Oil prices fell on Friday as the deteriorating global economic outlook continued to weigh on the market.

U.S. crude futures for March delivery, which expired on Friday, settled at $38.94 a barrel, down 54 cents, after posting the biggest settlement gain since December 31 in the previous session.

April Brent crude settled at $41.89 a barrel, down 10 cents.

Right now, oil is being driven by the overall fears for the economy and how that is going to weigh on demand going forward, said Gene McGillian, energy analyst for Tradition Energy in Stamford, Connecticut.

Earlier in the day, crude prices had dropped below $38, but trimmed losses after the White House said it strongly believed in a privately held banking system, soothing market fears about the possibility of U.S. bank nationalizations.

The late rebound in the stock market may signal that crude futures may be able to resume its upward thrust that we saw yesterday, said Phil Flynn, analyst at Alaron Trading in Chicago. But it depends on whether the stock market regains its composure here.

The U.S. stock market cut early sharp losses in afternoon activity after the White House comments reassured investors.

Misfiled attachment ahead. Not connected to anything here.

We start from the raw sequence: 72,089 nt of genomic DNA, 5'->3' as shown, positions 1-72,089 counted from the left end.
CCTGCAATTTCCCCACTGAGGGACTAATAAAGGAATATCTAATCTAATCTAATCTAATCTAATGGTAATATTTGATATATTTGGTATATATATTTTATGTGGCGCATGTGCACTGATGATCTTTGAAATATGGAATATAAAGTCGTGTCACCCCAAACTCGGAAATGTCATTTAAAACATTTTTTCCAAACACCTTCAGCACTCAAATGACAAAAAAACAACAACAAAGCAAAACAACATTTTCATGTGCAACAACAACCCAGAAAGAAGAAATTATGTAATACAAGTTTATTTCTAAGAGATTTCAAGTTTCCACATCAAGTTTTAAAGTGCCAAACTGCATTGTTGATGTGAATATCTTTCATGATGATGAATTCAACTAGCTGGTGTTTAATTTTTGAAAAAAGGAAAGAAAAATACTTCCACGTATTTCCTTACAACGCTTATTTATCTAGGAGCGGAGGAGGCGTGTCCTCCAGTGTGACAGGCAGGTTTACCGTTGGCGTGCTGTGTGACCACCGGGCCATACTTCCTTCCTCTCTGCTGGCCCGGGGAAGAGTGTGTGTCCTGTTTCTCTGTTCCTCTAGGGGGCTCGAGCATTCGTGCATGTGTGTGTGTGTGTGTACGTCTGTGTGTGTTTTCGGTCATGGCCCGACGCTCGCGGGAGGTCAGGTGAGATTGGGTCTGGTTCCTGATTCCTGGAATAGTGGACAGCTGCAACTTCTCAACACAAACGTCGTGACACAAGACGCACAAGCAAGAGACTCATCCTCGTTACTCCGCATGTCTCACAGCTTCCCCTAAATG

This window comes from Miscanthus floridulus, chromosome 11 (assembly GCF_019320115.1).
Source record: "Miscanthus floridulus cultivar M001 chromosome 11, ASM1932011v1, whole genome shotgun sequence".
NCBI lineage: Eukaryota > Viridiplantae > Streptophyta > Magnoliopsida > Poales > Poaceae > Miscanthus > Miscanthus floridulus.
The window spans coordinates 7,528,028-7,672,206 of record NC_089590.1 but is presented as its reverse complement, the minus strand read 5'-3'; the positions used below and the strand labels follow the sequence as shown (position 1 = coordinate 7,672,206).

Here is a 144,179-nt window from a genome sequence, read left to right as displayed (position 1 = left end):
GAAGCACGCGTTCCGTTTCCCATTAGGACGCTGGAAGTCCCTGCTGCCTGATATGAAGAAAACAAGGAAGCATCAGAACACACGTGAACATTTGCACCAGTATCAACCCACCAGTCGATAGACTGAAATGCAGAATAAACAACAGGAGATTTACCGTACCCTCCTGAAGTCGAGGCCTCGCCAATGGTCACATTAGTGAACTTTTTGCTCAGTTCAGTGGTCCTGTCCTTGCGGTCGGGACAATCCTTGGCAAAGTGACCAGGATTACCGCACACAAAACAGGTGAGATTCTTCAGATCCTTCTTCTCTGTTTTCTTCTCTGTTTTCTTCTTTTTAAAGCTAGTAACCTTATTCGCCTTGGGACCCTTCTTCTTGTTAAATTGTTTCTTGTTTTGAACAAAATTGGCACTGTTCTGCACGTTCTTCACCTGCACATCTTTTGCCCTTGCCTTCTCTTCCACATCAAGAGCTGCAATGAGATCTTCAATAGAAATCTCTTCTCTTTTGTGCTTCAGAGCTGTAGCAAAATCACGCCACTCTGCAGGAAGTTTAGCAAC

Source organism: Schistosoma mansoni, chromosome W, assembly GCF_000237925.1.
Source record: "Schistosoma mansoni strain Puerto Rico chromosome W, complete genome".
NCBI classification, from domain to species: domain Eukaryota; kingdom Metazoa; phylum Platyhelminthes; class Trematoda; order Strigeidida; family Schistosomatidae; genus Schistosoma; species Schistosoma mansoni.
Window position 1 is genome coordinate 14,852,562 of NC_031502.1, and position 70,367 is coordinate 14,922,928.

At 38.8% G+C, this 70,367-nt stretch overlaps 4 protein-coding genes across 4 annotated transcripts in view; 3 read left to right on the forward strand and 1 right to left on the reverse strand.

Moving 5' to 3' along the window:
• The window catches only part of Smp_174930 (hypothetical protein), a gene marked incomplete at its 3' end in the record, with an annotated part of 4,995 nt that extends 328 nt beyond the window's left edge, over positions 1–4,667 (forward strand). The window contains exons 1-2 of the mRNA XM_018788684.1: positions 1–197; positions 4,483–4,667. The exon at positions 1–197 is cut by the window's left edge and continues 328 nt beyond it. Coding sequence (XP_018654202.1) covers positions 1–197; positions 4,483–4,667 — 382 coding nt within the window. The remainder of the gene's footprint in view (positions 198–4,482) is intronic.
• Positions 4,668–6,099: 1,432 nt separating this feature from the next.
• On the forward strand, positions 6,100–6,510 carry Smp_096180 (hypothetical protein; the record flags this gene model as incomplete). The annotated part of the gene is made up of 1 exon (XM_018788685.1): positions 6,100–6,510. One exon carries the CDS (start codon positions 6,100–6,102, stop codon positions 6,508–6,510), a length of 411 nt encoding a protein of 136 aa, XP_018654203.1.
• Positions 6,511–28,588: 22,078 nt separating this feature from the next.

Oil prices rallied strongly on Thursday, jumping 14 percent, after data showing an unexpected drop in U.S. crude stocks. But worries over the health of oil demand have resurfaced.

Crude inventories in the United States, the world's top consumer, fell slightly last week on lower imports and higher demand, the U.S. Energy Information Administration said, ending seven straight weeks of builds against market expectations.

Crude prices have fallen more than $100 a barrel from the peaks hit last July as the worsening economic crisis has bitten into oil demand, prompting the Organization of the Petroleum Exporting Countries to agree to deep output cuts.

In the latest indication that OPEC members are complying with the agreed cuts, Kuwait notified at least two buyers in Asia that it will keep curbs of 5 percent below contracted volumes for April-June term crude oil supplies, steady from March, trade sources said.

(Additional reporting by Gene Ramos and Matthew Robinson in New York, Christopher Johnson in London and Chua Baizhen in Singapore; Editing by Walter Bagley)